Stock Up on American-made Hunting Gear
By PJ DelHomme
When you buy a hunting license, you support conservation, so why not support companies that make hunting gear right here in the USA?
Mackinaw wool. Maine Hunting Shoes. Kentucky rifle. These are all classic pieces of American-made gear designed for hunting in the good ole USA. Going back hundreds of years, they remind us of the deep roots that hunting has in our collective culture.
Over the years, gear has changed. Wool has given way to synthetic fabrics. Gore-tex and Vibram soles are integrated into boots. Those muskets were replaced with centerfire, bolt-action rifles that blast the wings off a fly at 600 yards.
The manufacturing process of hunting gear has changed, too. Many companies have moved their production overseas to take advantage of cheaper labor and production costs. Still, other companies have chosen to remain Stateside.
Stone Glacier is a company based in Bozeman, Montana, and it has experience producing gear in the U.S. and overseas. Its founder, Kurt Racicot, was a hunting guide who started building hunting packs for the backcountry sheep hunter. In his experience, those hunters need a lightweight, bombproof pack that can withstand as much weight as a hunter can carry. As the company grew, it expanded to include technical clothing, sleeping bags, and shelters. The packs and accessories are built in the U.S., while clothing, tents, and accessories are manufactured internationally.
The benefits of domestic production are many, Racicot says. For one, logistics are much simpler. Everything from shipping to communication and timing are easier because the company is physically closer to suppliers and manufacturing. “We can be on a plane and visit any of our facilities on the same day,” he says. This increases efficiencies in the timing of product development and design. Logistics, though, are only part of the story.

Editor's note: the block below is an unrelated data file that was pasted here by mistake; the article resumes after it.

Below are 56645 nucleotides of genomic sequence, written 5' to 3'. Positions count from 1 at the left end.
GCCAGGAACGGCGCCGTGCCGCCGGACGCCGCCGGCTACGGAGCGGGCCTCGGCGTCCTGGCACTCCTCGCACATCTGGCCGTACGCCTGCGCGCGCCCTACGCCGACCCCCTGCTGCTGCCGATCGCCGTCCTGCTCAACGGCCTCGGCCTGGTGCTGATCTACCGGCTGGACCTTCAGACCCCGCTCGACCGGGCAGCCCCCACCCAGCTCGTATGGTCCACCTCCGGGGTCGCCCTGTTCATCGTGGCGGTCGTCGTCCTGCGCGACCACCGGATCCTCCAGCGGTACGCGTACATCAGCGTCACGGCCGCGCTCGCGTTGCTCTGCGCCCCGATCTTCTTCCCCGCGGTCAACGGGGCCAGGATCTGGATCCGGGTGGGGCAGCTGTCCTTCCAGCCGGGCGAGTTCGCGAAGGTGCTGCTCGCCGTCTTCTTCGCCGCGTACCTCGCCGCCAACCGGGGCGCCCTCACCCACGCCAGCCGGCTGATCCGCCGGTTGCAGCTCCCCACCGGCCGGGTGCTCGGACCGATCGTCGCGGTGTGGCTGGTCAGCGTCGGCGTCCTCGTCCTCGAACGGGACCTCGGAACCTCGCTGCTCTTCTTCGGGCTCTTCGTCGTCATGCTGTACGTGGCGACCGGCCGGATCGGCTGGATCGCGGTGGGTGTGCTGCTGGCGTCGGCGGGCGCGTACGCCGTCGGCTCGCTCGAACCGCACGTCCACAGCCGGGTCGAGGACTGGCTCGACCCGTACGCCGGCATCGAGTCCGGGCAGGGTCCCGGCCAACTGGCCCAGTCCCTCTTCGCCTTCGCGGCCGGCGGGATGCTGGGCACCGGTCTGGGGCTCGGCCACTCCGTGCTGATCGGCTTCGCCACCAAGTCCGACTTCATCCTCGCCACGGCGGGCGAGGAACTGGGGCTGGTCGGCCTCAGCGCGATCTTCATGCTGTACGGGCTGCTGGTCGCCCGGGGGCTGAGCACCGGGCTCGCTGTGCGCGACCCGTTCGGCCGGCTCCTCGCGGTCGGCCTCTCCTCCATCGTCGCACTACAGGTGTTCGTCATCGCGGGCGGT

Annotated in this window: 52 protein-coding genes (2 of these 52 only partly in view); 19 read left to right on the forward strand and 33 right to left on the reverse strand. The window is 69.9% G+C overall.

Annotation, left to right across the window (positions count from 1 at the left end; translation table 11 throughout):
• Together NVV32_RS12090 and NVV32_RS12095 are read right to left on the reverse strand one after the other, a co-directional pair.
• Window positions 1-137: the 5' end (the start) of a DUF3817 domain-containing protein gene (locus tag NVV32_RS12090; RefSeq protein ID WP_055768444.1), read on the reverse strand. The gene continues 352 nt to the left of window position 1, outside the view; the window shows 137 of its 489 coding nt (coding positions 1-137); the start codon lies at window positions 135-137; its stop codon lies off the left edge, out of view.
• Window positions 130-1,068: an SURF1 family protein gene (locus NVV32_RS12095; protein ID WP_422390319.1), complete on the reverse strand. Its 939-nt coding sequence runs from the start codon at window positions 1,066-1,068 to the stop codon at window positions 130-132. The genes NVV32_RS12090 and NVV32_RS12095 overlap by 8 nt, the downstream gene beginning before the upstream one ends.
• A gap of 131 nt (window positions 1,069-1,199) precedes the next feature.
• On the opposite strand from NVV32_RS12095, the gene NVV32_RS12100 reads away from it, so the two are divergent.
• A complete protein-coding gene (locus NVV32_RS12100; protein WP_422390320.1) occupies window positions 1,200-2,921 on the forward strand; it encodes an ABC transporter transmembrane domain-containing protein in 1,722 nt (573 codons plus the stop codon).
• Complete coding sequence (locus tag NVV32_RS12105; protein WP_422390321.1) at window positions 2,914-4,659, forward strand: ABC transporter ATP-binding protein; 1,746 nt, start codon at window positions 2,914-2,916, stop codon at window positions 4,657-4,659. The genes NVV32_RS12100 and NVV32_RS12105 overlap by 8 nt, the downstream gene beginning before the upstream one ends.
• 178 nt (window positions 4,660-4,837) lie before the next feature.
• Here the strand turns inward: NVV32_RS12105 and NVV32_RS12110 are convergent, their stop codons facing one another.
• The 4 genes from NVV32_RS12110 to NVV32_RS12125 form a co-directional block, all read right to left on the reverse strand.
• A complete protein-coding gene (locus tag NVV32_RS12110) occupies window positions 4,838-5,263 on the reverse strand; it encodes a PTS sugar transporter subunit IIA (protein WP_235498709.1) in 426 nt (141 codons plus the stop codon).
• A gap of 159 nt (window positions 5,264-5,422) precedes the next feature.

“At the core, producing in the U.S. with U.S. materials supports our economy by keeping all dollars and work opportunities within our borders,” Racicot emphasizes. “Secondly, in our experience, the American customer will choose a U.S.-made product over one produced overseas. There is a sense of pride in both manufacturing in the U.S. and owning U.S. manufactured goods.”
Racicot points out that there are challenges to producing products in the U.S., which include labor/factory availability and the increased labor price. “The sewing and manufacturing facility availability in the U.S. is limited since most sewing factories primarily focus on military-style products,” he says. This is an important point he brings up, and it goes back nearly a century to the Buy American Act of 1933, which gives preference to, or requires the U.S. military to purchase, American-made products. In addition, the Berry Amendment restricts the Department of Defense (DoD) from using funds to buy food, clothing, fabrics, fibers, and yarns that are not grown, reprocessed, reused, or produced in the United States. “With respect to textiles and clothing, the Berry Amendment has been critical to the viability of the textile and clothing production base in the United States,” reads an International Trade Association report.